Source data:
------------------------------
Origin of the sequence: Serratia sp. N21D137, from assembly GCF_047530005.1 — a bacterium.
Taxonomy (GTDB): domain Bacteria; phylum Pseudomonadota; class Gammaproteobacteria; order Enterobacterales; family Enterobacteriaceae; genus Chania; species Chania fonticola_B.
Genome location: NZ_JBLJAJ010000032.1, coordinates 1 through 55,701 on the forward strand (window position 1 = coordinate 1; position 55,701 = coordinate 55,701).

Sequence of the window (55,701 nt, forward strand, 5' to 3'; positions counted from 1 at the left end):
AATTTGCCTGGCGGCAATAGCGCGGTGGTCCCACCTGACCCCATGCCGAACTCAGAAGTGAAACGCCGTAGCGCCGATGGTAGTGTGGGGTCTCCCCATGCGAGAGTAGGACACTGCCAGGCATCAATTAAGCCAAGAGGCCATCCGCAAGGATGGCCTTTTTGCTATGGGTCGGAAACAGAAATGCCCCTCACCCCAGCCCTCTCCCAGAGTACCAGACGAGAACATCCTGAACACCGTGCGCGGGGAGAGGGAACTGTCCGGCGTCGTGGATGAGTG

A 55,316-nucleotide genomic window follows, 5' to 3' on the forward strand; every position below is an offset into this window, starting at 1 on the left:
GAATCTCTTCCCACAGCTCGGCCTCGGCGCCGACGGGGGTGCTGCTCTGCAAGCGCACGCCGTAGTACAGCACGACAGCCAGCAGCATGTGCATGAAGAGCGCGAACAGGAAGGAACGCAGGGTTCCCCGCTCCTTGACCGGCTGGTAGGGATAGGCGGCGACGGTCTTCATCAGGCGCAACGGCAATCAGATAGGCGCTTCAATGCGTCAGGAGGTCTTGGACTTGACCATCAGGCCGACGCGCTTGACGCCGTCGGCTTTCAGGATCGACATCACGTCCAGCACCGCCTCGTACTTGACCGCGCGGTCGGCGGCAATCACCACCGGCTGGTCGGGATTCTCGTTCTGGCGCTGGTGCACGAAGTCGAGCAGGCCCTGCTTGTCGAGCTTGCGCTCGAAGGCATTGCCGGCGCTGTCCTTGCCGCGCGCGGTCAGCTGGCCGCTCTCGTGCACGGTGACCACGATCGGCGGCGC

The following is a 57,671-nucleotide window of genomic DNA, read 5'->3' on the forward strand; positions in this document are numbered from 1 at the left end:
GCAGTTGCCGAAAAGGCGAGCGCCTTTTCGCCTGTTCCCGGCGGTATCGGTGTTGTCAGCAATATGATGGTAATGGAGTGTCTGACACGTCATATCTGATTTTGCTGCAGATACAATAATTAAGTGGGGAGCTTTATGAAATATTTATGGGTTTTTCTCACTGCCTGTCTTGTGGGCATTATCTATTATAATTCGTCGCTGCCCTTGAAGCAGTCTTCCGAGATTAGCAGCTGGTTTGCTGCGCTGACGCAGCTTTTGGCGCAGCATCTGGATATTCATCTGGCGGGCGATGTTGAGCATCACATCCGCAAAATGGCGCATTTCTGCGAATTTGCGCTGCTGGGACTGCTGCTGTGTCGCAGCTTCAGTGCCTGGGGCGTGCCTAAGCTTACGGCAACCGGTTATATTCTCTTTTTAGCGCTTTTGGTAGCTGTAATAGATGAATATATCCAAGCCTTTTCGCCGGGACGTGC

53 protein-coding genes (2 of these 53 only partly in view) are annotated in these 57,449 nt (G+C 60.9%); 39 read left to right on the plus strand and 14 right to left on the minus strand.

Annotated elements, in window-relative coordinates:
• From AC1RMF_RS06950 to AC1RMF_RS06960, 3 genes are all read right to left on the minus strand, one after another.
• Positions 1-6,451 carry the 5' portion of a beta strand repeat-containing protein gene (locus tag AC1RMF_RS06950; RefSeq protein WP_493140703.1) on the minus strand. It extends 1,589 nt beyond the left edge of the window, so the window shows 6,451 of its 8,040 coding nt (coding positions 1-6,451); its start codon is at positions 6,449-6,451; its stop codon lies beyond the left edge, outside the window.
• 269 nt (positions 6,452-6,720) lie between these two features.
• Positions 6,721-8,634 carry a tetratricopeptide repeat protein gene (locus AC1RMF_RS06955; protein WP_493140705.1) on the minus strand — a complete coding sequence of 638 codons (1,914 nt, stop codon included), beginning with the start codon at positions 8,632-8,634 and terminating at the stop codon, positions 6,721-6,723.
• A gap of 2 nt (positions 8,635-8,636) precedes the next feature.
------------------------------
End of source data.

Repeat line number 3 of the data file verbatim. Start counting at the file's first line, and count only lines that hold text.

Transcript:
Genome location: NZ_JBLJAJ010000032.1, coordinates 1 through 55,701 on the forward strand (window position 1 = coordinate 1; position 55,701 = coordinate 55,701).